Securing Secret Keys

Ryan Malayter
Fri Mar 28 18:01:01 2003

From: David Champion []=20
>Jointly, consider whether your keyrings were backed up by=20
>the company backup system, or on any other backup media=20
>you're leaving behind...

Hmm... Isn't this much ado about nothing?

Brad, your private GnuPG keyring is protected by a strong cipher,
probably CAST. Assuming you have a good, strong pass-phrase--with more
than 64 bits of entropy--it shouldn't matter much if your private key
ring file is backed up to a tape you don't control or is accidentally
left on some disk somewhere. In this scenario, any conceivable attacker
would be much better off torturing your pass-phrase out of you than
trying to attack your private key ring file.=20

Are you a spy, a defense contractor, an revolutionary, a terrorist, or a
government official? If not, you probably don't need to worry about
someone expending the huge resources needed to crack your private key
ring file so they can surreptitiously read your encrypted messages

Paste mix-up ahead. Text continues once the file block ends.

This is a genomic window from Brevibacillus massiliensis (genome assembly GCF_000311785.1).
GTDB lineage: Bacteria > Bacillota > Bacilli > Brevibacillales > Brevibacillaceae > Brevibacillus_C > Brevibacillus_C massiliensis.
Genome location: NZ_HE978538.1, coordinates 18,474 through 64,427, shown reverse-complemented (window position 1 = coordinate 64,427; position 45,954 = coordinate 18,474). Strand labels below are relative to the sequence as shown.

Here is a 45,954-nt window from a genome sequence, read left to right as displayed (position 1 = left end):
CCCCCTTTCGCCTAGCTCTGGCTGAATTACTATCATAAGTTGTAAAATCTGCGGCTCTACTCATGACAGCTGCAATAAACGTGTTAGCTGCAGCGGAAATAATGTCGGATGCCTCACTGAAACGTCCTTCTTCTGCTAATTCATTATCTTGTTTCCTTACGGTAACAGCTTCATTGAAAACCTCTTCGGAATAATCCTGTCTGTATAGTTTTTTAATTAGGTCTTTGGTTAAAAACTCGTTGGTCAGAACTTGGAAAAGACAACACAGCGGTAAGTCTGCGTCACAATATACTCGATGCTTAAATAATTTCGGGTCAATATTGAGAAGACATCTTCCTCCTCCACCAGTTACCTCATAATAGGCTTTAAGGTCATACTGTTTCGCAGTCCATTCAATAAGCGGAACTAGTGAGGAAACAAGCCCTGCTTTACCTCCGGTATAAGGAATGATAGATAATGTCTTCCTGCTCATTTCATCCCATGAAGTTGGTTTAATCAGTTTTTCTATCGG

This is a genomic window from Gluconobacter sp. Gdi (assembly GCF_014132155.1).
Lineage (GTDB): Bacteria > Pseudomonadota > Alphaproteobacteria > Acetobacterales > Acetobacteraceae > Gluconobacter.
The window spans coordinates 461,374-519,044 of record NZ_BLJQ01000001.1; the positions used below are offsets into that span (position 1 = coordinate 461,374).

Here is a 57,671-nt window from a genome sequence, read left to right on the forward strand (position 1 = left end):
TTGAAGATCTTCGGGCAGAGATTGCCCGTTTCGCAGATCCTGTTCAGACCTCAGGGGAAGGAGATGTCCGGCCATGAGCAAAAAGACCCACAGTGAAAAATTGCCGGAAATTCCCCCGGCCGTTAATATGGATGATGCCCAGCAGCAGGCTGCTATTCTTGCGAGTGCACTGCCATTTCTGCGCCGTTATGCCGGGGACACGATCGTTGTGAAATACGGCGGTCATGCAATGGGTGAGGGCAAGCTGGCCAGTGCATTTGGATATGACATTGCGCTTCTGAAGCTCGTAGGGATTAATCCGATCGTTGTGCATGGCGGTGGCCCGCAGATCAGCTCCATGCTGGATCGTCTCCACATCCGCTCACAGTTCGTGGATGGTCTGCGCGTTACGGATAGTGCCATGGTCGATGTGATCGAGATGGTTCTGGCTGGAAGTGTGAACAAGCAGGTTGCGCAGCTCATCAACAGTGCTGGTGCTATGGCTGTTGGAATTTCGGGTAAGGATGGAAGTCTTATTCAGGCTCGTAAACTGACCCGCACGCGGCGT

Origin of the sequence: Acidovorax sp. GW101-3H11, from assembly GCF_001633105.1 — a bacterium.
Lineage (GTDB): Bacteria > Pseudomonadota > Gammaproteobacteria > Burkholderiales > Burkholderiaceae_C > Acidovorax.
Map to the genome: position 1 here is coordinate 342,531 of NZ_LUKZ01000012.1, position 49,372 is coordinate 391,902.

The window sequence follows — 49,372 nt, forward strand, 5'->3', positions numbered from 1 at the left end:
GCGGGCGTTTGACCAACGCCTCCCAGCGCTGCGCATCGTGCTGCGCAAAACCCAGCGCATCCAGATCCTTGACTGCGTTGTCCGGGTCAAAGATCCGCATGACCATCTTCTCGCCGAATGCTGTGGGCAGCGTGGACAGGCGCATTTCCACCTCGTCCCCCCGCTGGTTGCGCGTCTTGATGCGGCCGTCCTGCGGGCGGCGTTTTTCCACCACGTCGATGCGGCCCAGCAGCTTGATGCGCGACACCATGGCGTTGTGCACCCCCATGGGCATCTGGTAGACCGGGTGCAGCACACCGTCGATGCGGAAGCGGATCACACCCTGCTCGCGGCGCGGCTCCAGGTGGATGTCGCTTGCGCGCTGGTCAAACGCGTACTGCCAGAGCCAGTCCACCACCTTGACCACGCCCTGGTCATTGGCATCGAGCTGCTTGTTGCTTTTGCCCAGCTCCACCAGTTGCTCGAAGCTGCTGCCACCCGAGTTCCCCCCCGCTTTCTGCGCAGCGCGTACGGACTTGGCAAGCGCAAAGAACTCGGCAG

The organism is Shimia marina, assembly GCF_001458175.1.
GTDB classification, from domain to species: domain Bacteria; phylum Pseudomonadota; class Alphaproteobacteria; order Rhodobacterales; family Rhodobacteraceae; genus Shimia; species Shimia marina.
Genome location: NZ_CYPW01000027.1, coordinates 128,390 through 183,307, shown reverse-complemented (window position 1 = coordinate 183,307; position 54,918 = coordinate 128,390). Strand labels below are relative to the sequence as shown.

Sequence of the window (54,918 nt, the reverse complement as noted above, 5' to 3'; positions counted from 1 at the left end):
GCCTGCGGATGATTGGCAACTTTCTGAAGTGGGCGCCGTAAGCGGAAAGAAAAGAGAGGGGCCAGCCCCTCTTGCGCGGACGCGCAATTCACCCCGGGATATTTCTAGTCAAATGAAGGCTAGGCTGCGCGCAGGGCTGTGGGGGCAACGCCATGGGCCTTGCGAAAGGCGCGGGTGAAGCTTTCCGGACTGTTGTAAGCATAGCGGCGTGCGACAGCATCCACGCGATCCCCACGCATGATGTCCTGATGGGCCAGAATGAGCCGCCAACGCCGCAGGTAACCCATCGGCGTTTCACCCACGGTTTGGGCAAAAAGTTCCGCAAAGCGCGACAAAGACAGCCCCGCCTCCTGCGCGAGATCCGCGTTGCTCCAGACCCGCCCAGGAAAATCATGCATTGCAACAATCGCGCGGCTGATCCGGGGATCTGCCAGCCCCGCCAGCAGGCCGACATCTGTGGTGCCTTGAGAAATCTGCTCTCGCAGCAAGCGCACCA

without your knowledge. You need to match your level of paranoia to the
threat you face.

Now, if you have a weak pass-phrase with less than 64 bits of entropy,
well, you need to think about wiping disks & backup media, or more
probably revoking you key.

Also, if others in your company had root-level access to your
workstation, then you can consider your key compromised. Any one of them
could have put a keystroke logger on your machine a long time ago to
capture your pass-phrase.


Ryan Malayter
Sr. Network & Database Administrator
Bank Administration Institute
Chicago, Illinois, USA
PGP Key:
A fanatic is one who can't change his mind and won't change the subject.
     -Sir Winston Churchill=20